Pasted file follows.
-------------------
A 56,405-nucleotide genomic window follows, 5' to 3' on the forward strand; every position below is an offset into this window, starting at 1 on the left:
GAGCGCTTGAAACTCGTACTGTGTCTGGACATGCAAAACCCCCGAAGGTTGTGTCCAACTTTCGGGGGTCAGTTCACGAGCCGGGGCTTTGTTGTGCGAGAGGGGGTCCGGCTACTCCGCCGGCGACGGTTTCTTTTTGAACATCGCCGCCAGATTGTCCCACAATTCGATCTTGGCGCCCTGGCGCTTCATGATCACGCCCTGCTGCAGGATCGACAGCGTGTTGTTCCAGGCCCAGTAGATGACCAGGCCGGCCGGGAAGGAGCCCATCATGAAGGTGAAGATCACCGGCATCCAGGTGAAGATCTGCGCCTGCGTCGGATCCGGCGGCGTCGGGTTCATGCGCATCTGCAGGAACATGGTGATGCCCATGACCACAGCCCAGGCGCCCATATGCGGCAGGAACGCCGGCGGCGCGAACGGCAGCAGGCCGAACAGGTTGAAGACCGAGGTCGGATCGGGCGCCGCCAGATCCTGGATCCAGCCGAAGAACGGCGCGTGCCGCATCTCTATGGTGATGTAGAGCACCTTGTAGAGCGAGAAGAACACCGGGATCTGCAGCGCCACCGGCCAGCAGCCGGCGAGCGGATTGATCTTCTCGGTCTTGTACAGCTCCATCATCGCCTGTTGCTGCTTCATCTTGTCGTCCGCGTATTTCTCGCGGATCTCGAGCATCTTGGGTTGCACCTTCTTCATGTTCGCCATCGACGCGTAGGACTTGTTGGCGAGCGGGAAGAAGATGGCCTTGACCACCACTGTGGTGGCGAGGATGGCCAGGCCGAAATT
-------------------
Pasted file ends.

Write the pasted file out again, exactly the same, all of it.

A 56,405-nucleotide genomic window follows, 5' to 3' on the forward strand; every position below is an offset into this window, starting at 1 on the left:
GAGCGCTTGAAACTCGTACTGTGTCTGGACATGCAAAACCCCCGAAGGTTGTGTCCAACTTTCGGGGGTCAGTTCACGAGCCGGGGCTTTGTTGTGCGAGAGGGGGTCCGGCTACTCCGCCGGCGACGGTTTCTTTTTGAACATCGCCGCCAGATTGTCCCACAATTCGATCTTGGCGCCCTGGCGCTTCATGATCACGCCCTGCTGCAGGATCGACAGCGTGTTGTTCCAGGCCCAGTAGATGACCAGGCCGGCCGGGAAGGAGCCCATCATGAAGGTGAAGATCACCGGCATCCAGGTGAAGATCTGCGCCTGCGTCGGATCCGGCGGCGTCGGGTTCATGCGCATCTGCAGGAACATGGTGATGCCCATGACCACAGCCCAGGCGCCCATATGCGGCAGGAACGCCGGCGGCGCGAACGGCAGCAGGCCGAACAGGTTGAAGACCGAGGTCGGATCGGGCGCCGCCAGATCCTGGATCCAGCCGAAGAACGGCGCGTGCCGCATCTCTATGGTGATGTAGAGCACCTTGTAGAGCGAGAAGAACACCGGGATCTGCAGCGCCACCGGCCAGCAGCCGGCGAGCGGATTGATCTTCTCGGTCTTGTACAGCTCCATCATCGCCTGTTGCTGCTTCATCTTGTCGTCCGCGTATTTCTCGCGGATCTCGAGCATCTTGGGTTGCACCTTCTTCATGTTCGCCATCGACGCGTAGGACTTGTTGGCGAGCGGGAAGAAGATGGCCTTGACCACCACTGTGGTGGCGAGGATGGCCAGGCCGAAATT